Important Information About Your Drinking Water

Monthly Reporting Requirements Not Met On Time by the City of Santa Fe Water System


(Este informe contiene información importante acerca de su agua potable. Haga que alguien lo traduzca para usted, o hable con alguien que lo entienda.)

The City of Santa Fe Water System (Public Water Supply System #NM3505126) violated a drinking water regulation in Calendar Year 2019. Although this is not an emergency, as our customers, you have a right to know what happened, what you should do, and what we did to correct this situation.


Santa Fe is required to submit turbidity data and chlorine levels to the New Mexico Environment Department (NMED) on a monthly basis. This requirement was not met for the month of June 2019 when a report originally submitted on July 9, 2019 (due on July 10th) had to be revised through ongoing communications with NMED, which lasted through July 11th. The report was subsequently resubmitted by the City on July 11, 2019, which was one day after the original due date.

What does this mean? This is not an emergency. If it had been, you would have been notified immediately. Monitoring and reporting turbidity and chlorine levels in in the City’s drinking water is important in ensuring that safe water will be provided to all of our customers. Chlorine is added to the water to inactivate bacteria and other microorganisms that may be present. Turbidity, itself, has no health effects. However, turbidity can interfere with disinfection and provide a medium for microbial growth and may indicate the presence of disease causing organisms. These organisms include bacteria, viruses, and parasites, which can cause symptoms such as nausea, cramps, diarrhea, and associated headaches. However, these symptoms are not caused only by the presence of organisms in drinking water. If you experience any of these symptoms, and they persist, you may want to seek medical advice.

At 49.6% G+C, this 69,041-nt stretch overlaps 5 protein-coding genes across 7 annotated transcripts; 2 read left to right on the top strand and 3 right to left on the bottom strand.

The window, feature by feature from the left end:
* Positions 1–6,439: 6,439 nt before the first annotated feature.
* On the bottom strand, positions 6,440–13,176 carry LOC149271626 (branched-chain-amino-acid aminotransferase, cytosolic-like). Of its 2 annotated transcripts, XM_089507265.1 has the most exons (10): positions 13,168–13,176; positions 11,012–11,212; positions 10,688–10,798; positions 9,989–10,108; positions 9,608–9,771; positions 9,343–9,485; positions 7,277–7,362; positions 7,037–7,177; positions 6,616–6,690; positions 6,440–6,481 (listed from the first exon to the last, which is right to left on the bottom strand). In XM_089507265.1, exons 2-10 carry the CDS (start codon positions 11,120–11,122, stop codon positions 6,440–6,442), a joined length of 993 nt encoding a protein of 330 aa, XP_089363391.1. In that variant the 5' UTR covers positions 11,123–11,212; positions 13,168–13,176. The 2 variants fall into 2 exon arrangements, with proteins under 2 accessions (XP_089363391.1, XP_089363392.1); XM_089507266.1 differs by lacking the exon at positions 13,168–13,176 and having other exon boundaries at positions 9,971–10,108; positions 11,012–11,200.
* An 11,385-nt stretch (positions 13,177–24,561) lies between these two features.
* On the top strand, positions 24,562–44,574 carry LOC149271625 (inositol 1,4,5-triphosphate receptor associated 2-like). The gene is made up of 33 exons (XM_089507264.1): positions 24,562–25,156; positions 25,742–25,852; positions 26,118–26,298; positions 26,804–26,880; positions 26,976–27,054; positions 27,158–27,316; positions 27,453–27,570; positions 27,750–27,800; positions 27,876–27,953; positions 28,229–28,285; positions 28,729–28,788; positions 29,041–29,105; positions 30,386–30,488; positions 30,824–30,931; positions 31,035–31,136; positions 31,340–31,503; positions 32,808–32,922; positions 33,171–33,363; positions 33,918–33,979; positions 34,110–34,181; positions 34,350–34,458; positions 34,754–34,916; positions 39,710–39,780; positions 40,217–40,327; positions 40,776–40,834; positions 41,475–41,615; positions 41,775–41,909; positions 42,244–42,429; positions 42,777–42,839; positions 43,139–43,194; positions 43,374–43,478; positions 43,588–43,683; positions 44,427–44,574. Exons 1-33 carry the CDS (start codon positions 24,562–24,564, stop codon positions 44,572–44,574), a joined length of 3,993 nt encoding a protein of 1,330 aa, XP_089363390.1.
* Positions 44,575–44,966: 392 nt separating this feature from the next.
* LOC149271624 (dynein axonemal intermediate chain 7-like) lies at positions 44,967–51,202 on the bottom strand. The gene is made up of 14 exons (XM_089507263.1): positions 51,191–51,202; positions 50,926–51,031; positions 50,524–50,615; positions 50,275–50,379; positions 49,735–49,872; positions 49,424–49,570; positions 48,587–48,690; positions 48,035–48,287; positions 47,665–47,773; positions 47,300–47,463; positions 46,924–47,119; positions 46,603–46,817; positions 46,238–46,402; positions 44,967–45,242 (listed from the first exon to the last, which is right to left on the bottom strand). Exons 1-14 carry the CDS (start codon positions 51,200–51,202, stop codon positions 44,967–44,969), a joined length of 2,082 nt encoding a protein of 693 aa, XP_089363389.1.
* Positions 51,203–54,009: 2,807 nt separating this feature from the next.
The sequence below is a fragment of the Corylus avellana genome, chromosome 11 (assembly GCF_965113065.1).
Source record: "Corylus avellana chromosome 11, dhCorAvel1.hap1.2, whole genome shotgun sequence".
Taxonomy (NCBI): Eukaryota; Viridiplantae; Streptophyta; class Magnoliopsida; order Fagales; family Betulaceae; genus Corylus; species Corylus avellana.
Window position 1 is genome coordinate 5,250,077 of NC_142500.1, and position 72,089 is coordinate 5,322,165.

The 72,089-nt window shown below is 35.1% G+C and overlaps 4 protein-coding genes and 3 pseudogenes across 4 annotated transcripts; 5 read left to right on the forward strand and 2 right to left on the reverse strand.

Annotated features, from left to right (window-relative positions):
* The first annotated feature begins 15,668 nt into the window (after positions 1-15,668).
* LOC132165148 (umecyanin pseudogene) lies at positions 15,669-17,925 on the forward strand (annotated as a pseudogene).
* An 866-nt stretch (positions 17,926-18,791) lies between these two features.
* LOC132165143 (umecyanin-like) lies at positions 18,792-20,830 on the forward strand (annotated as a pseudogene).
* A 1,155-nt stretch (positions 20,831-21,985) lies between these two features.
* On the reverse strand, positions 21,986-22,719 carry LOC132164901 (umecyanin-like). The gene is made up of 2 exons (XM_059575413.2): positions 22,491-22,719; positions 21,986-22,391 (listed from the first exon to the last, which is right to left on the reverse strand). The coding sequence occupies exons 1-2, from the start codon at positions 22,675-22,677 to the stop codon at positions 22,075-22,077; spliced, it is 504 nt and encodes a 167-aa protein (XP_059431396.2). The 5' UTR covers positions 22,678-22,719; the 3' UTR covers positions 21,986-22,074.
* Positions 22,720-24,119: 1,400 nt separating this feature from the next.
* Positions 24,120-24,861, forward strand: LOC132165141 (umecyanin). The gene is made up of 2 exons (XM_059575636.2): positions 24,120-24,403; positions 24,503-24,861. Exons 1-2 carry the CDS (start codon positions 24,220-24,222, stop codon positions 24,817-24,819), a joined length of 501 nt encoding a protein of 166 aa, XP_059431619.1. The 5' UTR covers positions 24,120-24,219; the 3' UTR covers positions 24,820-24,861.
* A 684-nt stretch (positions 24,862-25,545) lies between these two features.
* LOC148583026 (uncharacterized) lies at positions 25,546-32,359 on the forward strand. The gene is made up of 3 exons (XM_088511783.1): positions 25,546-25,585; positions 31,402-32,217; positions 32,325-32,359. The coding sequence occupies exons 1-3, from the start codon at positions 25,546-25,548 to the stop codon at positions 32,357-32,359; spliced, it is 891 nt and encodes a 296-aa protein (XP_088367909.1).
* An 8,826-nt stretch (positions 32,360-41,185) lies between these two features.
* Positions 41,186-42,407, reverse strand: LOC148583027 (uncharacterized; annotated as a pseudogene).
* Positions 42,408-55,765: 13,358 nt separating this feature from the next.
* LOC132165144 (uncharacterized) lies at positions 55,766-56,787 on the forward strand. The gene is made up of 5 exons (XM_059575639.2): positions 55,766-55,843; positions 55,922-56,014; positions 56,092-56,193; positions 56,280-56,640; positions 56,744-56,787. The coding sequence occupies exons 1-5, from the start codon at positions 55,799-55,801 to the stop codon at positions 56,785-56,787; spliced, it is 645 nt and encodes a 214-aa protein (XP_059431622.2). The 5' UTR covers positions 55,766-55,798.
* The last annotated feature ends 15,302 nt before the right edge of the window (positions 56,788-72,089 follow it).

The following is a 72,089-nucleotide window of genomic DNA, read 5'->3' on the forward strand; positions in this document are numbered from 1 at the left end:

The analyses performed by the City during this time-period did not indicate the presence of bacteria in the City’s drinking water system during June 2019. Rather, all analyses performed for this period, and throughout Calendar Year 2019, indicated compliance with all applicable drinking water standards for microbiological and chemical constituents.

What should I do? This was a reporting violation only. No actions are necessary on your part. All City water supplies were properly monitored for the month of June 2019, and throughout the year, and met all Safe Drinking Water Act standards. You do not need to use an alternative (e.g., bottled) water supply. However, if you have specific health concerns, please contact your health care professional.

What was done? Persons responsible for submitting the Monthly Operating Reports (MORs) have been given further instruction, and monitoring and reporting schedules have been revised, to meet all submittal deadlines on time and in a manner that provides sufficient opportunity for further revision.

When was the problem resolved? The problem was resolved on July 11, 2019. A revised MOR was submitted to NMED and demonstrated that all operating/water quality conditions were compliant.

For more information, please contact:

Jonathan Montoya at (505) 955-4373, or at:

City of Santa Fe Water System

P.O. Box 909, Santa Fe, NM 87505-0909


Note: Please share this information with other people who drink water provided by our system, especially those who may not have received this notice directly (for example, people in apartments, nursing homes, schools, and businesses). You can do this by posting this notice in a public place or distributing copies by hand or mail.